previous next


Lady Milbank, Lady Byron's mother, is a good-natured old lady,— a little fashionable, however, I fear,—and her husband, a plain, respectable Englishman, who loves politics, and hates the French above everything. The afterpiece was ‘Charles the Bold,’ a genuine melodrama, full of drums and trumpets, and thunder and music, and a specimen of the state of the English stage, which I had never felt fully till now. However, the pleasant conversation in the box prevented me from being much annoyed by the piece, and I was really sorry when it was over; and I shook hands with Lord Byron for the last time with unexpected regret.

I think I have received more kindness from Lord Byron than from any person in England on whom I had not the regular claim of a letter of introduction. Besides the letters he has sent me for Fauriel and Ali Pacha, he accompanied the last with a present of a splendid pistol, which is to insure me a kind reception with the perverse Turk, and a copy of his own poems, and one of Dr. Holland's ‘Travels in Greece,’ which was given to him by the author,—with whom he has authorized me to use his name, to procure further facilities for my journey, if I should meet him on the Continent.

June 29.—To-day, after some trouble, though none arising unnecessarily in the public offices, I have obtained my passport, and gone through the melancholy duty of calling on the friends who have been kind to me,—bade farewell to the loungers at Murray's literary Exchange, and called on Lord Byron, who told me that he yet hoped to meet me in America. He said he never envied any men more than Lewis and Clarke, when he read the account of their expedition.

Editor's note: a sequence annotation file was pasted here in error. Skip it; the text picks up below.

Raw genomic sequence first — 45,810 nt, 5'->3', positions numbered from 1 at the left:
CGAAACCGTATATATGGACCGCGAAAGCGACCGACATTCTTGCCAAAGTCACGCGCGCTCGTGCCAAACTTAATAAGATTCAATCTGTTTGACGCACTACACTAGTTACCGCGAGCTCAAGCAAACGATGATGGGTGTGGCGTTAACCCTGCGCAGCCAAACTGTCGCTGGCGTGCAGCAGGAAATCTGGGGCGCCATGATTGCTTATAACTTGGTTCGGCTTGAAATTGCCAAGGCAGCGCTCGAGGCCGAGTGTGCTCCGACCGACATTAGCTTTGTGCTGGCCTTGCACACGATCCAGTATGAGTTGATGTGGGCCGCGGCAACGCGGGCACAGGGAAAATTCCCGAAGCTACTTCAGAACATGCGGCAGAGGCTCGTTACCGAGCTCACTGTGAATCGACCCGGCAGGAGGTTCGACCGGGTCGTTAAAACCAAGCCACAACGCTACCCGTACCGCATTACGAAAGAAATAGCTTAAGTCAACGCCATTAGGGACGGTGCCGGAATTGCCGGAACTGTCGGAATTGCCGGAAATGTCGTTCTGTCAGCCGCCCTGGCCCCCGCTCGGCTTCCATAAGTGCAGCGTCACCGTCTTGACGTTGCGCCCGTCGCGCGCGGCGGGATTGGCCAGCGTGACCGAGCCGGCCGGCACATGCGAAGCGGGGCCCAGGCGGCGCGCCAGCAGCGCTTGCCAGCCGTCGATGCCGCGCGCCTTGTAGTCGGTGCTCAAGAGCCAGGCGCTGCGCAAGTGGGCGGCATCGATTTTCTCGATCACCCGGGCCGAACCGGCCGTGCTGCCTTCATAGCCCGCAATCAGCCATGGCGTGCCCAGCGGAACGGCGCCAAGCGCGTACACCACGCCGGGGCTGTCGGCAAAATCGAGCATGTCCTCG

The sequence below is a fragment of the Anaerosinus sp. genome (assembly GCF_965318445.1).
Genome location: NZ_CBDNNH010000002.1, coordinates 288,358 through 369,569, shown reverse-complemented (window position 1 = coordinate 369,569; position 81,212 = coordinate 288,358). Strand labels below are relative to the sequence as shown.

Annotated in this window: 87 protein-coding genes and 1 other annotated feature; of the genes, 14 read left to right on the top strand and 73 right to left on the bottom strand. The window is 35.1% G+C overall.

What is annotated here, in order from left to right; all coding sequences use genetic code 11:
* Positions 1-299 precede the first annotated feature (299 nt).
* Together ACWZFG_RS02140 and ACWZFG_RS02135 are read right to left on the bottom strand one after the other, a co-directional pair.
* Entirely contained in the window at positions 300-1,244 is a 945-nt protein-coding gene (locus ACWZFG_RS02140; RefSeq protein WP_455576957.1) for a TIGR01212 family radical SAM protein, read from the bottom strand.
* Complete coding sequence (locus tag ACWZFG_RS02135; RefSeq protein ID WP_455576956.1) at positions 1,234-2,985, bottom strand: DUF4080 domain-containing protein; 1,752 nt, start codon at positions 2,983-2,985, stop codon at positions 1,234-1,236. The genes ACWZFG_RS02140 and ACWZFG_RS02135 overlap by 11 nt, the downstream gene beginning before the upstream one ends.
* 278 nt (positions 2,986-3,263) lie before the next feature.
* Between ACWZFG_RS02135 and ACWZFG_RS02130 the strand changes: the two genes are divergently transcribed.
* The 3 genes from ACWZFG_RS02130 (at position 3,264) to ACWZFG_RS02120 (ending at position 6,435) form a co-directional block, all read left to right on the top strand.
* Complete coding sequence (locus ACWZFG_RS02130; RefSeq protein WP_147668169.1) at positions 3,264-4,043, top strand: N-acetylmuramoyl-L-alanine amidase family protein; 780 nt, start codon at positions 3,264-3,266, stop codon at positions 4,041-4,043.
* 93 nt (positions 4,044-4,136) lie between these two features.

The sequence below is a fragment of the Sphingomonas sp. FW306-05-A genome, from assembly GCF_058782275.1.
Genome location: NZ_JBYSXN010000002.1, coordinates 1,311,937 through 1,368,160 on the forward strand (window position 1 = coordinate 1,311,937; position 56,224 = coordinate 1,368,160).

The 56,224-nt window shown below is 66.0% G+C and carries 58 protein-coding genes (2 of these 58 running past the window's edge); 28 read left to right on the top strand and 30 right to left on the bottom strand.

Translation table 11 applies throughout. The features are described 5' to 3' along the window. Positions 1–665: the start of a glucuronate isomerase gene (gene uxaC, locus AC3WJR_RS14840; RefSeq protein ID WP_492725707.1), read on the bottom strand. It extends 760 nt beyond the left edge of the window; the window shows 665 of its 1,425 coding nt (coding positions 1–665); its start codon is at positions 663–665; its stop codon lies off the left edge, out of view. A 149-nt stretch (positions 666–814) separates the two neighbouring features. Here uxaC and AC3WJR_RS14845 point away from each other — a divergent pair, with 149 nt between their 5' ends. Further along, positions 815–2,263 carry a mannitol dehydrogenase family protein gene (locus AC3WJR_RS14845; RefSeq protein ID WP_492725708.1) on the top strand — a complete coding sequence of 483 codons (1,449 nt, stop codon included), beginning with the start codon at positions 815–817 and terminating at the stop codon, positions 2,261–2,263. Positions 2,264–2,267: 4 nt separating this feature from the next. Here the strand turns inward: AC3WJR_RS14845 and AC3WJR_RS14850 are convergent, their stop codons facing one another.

Mr. Ticknor left London on the 30th of June with the same delightful party of friends with whom he had crossed the ocean, and, crossing by Harwich, landed at Helvoetsluys. There, he says, ‘We took the only two machines in the village,—a coach, which seemed to be without springs, and a wagon, which did not even pretend to have any,—to transport us to Rotterdam. Our road, the whole distance, went over a dyke, and some portions of it were on the coast, where the broad ocean leans against the land.’ From Rotterdam, they went to the Hague, Leyden, Haarlem, Amsterdam, and Utrecht, where he parted from Mr.Perkins and Mrs. Perkins, and Mr. and Miss Haven; and with Mr. Everett and young Perkins,1 went on his way to

1 To be placed at school in Gottingen.

Creative Commons License
This work is licensed under a Creative Commons Attribution-ShareAlike 3.0 United States License.

An XML version of this text is available for download, with the additional restriction that you offer Perseus any modifications you make. Perseus provides credit for all accepted changes, storing new additions in a versioning system.

hide Places (automatically extracted)
hide People (automatically extracted)
Sort people alphabetically, as they appear on the page, by frequency
Click on a person to search for him/her in this document.
Samuel G. Perkins (3)
Elisha Ticknor (1)
Lindley Murray (1)
Milbank (1)
Leyden (1)
M. G. Lewis (1)
Holland (1)
N. A. Haven (1)
Fauriel (1)
Alexander Hill Everett (1)
Clarke (1)
Byron (1)
hide Dates (automatically extracted)
Sort dates alphabetically, as they appear on the page, by frequency
Click on a date to search for it in this document.
June 30th (1)
June 29th (1)
hide Display Preferences
Greek Display:
Arabic Display:
View by Default:
Browse Bar: